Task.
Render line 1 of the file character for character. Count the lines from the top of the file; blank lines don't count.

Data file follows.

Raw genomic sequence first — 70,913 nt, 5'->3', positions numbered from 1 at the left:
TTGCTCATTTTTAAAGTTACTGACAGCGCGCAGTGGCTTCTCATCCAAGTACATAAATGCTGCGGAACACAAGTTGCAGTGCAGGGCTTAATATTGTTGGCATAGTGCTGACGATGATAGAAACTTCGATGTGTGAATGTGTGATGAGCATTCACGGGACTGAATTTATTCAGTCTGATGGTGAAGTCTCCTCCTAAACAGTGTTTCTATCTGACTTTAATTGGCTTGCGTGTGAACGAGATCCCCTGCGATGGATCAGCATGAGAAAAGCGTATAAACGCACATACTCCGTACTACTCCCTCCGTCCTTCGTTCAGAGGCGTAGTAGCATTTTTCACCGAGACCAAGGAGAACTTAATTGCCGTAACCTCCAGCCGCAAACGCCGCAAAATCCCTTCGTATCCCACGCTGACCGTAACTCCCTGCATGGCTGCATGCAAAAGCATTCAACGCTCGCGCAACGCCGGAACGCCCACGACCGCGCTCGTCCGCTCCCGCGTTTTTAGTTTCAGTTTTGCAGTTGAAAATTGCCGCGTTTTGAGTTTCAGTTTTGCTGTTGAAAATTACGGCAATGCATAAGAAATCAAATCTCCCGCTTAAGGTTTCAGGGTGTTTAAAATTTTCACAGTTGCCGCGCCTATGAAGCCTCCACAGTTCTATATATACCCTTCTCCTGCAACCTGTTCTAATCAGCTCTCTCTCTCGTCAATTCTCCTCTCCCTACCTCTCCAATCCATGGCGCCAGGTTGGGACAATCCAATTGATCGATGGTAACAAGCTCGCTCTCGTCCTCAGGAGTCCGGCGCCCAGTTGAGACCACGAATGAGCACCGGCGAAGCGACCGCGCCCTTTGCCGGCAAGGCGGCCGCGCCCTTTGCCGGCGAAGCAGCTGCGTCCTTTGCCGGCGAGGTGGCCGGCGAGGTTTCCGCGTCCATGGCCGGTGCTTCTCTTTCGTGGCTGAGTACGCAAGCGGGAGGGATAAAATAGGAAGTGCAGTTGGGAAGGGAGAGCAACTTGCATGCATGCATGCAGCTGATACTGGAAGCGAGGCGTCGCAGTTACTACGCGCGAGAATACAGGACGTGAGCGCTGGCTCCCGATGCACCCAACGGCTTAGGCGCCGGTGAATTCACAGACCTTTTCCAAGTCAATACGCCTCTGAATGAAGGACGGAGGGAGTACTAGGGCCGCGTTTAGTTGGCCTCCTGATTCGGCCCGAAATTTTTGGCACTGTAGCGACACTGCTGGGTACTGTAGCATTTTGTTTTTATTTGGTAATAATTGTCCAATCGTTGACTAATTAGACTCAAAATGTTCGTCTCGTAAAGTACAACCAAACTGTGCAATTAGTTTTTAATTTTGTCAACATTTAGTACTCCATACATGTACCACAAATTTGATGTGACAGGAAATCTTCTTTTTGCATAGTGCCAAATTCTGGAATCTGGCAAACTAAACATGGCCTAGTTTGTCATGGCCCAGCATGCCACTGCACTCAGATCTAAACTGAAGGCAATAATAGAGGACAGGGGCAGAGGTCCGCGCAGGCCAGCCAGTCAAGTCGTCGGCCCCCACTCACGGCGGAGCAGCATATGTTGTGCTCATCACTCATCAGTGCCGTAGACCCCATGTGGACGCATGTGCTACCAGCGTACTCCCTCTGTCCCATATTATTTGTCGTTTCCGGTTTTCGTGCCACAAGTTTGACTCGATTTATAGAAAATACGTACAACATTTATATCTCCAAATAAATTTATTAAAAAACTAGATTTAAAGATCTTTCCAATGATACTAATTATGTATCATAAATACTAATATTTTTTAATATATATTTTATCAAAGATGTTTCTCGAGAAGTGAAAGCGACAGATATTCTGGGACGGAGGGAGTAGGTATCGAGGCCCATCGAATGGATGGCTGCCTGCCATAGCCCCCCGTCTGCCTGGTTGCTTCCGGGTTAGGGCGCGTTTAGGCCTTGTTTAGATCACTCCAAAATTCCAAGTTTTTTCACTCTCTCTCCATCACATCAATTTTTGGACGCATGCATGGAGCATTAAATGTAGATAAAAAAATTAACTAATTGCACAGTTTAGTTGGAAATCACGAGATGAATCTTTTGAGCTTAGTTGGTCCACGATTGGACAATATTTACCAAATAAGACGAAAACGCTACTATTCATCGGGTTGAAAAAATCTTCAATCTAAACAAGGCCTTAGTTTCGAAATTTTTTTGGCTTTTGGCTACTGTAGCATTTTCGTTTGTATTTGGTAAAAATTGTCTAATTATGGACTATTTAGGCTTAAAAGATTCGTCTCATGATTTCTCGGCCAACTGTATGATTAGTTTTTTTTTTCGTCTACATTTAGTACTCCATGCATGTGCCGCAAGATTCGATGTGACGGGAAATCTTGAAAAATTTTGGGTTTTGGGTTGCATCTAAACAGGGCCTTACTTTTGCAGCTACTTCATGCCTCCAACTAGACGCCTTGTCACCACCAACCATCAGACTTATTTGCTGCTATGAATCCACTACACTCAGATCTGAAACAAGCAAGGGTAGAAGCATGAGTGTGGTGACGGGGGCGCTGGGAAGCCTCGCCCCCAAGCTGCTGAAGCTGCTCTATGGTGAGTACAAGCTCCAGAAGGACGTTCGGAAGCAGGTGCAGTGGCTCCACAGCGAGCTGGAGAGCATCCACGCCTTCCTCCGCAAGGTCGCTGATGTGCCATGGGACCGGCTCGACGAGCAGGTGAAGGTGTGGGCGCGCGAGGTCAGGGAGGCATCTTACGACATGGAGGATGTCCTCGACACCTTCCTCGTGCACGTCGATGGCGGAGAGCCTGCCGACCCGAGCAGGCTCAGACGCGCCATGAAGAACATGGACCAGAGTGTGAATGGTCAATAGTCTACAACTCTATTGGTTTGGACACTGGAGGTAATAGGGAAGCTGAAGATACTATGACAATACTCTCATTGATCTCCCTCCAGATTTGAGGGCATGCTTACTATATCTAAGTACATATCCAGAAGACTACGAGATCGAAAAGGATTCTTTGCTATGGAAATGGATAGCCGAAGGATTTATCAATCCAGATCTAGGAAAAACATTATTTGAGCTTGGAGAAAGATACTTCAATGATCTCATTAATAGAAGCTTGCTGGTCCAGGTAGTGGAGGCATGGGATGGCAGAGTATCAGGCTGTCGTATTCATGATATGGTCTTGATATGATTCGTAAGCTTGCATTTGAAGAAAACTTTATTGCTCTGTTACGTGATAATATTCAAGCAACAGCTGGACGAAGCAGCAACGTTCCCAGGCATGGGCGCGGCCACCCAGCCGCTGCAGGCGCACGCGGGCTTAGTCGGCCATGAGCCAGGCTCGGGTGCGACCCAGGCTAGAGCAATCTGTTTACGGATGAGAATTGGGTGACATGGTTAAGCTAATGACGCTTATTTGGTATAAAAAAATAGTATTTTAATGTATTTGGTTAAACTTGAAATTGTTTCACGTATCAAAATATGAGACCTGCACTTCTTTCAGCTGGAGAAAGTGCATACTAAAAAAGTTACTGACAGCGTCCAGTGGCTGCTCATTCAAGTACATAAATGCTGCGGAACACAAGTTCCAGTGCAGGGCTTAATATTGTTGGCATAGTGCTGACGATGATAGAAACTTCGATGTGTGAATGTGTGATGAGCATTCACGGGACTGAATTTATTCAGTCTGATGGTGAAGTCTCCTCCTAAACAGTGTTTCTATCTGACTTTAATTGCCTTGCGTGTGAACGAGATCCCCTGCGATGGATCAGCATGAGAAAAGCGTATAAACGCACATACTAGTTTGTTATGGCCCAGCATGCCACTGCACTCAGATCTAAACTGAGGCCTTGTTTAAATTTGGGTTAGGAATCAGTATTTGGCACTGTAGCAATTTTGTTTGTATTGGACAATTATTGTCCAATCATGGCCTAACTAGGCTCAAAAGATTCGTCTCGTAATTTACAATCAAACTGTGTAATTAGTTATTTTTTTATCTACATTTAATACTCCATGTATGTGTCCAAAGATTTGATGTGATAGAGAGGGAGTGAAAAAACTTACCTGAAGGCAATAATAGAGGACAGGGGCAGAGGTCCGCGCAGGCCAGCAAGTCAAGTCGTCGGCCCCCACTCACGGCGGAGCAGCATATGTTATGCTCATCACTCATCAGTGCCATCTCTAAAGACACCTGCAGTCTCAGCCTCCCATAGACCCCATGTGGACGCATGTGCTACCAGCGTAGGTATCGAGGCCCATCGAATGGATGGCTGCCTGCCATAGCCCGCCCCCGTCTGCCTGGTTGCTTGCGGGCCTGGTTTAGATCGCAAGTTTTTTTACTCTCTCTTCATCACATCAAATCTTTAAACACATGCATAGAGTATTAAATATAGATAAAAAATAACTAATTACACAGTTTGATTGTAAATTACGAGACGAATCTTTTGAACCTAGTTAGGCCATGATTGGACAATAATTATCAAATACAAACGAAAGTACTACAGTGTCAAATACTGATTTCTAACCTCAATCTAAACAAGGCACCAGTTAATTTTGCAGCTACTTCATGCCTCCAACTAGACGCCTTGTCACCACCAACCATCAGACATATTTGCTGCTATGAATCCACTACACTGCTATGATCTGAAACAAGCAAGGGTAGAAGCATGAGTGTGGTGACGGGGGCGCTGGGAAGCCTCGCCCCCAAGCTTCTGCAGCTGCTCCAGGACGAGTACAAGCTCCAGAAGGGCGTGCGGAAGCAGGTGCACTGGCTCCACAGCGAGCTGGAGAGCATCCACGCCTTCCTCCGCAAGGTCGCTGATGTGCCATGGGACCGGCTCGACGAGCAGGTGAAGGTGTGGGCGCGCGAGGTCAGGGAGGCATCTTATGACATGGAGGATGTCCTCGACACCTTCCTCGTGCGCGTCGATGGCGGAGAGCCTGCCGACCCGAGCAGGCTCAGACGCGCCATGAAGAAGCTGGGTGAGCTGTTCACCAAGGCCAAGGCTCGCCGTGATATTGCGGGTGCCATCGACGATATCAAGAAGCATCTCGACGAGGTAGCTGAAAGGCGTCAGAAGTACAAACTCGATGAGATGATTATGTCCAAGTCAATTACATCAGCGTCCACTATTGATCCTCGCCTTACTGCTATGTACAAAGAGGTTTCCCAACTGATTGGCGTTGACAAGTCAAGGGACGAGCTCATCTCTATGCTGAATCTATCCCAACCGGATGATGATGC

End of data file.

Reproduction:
Raw genomic sequence first — 70,913 nt, 5'->3', positions numbered from 1 at the left: